Hello Alice, a fintech helping small businesses access capital, and entrepreneurship ecosystem Global Entrepreneurship Network (GEN) created a $70 million Equitable Access Fund designed to bridge the financing gap experienced by women and BIPOC-owned founders.
“There’s an estimated $40 billion gap among the BIPOC community alone,” Elizabeth Gore, Hello Alice co-founder, told TechCrunch. “Also, the biggest gap we saw to growing businesses was lack of credit history.”
She also noted that many small business owners don’t have the generational wealth or collateral to put up for loans. Some turn to credit; however, just 25% of small business owners have applied for a business credit card, and 85% of those applications were denied due to poor credit or lack of credit.
The Equitable Access Fund will provide those credit enhancements, including guarantees, loan loss reserves and cash collateral deposits to financing partners. It will be deployed over the next five years with aims to improve equitable access to credit and unlock up to $1 billion in credit for small business owners in what Gore called the “new majority,” which includes women, veterans, BIPOC, Latinx, those with disabilities, LGBTQIA+ and other groups.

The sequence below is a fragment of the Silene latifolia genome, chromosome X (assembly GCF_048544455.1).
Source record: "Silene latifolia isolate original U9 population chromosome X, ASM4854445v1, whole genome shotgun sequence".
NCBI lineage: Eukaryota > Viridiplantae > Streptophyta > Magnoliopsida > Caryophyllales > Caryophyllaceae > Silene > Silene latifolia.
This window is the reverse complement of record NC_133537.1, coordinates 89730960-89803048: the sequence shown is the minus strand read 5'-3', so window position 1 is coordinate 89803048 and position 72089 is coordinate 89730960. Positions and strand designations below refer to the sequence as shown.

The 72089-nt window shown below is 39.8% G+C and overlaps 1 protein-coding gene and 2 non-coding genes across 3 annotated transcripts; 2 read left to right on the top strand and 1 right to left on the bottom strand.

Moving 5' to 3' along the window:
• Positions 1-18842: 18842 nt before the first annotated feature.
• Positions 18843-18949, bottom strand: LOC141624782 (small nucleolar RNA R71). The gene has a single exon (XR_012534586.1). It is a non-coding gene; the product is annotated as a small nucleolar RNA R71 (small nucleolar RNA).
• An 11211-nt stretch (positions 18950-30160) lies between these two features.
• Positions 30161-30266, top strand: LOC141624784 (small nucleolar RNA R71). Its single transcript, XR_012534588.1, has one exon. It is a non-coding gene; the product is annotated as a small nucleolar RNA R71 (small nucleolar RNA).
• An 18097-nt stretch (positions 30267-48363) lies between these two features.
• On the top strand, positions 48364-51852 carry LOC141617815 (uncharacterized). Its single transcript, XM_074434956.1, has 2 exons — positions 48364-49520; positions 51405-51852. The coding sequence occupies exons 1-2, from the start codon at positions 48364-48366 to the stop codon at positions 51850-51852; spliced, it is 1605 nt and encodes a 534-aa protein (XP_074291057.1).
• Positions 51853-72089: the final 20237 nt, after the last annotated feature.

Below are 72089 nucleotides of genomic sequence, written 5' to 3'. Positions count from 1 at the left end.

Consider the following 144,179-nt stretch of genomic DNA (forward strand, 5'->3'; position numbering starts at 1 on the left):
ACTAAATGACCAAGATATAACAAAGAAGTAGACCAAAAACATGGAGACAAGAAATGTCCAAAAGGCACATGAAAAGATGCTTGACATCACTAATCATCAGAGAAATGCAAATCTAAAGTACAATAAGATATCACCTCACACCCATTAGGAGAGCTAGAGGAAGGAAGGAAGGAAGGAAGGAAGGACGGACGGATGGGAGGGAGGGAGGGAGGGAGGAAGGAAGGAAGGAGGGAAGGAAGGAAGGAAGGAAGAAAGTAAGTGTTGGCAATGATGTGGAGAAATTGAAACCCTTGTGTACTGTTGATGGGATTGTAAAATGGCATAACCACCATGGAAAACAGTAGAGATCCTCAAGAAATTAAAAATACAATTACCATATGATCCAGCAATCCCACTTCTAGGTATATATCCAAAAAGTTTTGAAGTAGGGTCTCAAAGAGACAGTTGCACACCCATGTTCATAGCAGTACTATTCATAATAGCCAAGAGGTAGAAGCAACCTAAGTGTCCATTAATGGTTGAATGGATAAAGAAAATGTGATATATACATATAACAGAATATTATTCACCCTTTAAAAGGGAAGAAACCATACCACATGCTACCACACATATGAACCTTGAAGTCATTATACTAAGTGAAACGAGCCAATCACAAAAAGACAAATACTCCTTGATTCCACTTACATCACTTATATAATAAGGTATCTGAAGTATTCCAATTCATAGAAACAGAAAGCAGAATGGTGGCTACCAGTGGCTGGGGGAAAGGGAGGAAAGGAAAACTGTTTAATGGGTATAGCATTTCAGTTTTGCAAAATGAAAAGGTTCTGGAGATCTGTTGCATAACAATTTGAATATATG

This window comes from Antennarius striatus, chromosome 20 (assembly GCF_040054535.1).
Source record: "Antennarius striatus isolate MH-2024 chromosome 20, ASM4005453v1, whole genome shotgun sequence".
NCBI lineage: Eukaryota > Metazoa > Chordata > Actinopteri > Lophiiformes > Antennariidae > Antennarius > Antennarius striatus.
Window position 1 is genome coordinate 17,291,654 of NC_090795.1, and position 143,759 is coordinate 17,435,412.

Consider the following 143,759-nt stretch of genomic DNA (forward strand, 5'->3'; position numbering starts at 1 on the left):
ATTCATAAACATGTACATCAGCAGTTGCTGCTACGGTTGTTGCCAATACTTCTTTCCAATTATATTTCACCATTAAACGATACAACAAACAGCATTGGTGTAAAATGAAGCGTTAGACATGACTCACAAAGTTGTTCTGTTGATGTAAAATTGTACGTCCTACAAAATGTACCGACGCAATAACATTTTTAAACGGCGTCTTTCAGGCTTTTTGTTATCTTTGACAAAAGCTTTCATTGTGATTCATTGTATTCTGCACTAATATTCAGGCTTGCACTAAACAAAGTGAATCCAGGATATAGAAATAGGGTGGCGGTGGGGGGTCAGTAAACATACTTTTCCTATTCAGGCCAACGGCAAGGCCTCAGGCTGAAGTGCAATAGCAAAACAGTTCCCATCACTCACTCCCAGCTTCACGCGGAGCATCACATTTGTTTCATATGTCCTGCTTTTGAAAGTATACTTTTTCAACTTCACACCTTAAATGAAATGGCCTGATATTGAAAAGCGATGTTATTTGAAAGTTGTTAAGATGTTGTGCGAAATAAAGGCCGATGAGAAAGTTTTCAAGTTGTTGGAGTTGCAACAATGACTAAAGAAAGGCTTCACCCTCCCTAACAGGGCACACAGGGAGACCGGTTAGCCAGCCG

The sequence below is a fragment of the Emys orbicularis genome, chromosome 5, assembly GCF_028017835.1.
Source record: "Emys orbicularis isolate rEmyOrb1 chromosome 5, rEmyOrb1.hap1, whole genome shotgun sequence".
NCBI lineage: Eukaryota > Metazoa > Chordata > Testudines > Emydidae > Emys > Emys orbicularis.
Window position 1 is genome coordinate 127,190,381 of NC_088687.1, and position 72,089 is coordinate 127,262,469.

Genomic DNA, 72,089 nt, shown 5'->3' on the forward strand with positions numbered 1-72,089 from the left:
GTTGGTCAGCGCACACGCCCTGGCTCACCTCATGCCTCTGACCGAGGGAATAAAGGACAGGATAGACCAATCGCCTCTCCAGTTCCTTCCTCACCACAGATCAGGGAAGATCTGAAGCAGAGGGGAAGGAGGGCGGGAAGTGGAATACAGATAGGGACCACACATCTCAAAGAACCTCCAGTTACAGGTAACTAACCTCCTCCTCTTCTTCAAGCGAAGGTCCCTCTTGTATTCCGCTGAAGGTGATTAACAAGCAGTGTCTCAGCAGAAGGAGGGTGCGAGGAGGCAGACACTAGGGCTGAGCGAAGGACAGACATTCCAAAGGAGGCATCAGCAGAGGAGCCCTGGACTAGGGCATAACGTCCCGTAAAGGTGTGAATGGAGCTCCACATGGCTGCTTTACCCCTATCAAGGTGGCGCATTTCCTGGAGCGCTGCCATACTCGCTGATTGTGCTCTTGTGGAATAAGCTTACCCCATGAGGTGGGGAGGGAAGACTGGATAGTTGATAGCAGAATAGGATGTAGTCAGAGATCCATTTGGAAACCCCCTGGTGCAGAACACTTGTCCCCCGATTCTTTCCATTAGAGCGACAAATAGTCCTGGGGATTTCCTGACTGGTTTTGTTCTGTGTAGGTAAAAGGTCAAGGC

Initial capital commitments were led by Wells Fargo. Other partners in the program include First National Bank of Omaha, Mastercard and the Kauffman Foundation.
The fund is part of the Equitable Access Program, run by Hello Alice and GEN, which provides increased credit access via a Mastercard secured card and financial education. As part of the program, Hello Alice also launched a business health score tool in April that provides an overview of a business’s financial health and recommendations on how owners can improve their performance.
Meanwhile, Hello Alice serves 1.3 million small business owners, and its loan center has distributed just over $30 million in grants and continues to grow with 92 lenders, Gore said.
“With the economic uncertainty, upheaval in banking and a lot of the fear that things are tightening and interest rates are changing, we’re going to see that it’s even harder for folks to get loans, particularly in the first 24 months of their business,” Gore added. “We really rushed to get out the business health score, which was supposed to come out later, because it is absolutely critical that all business owners are managing their cash flow appropriately right now.”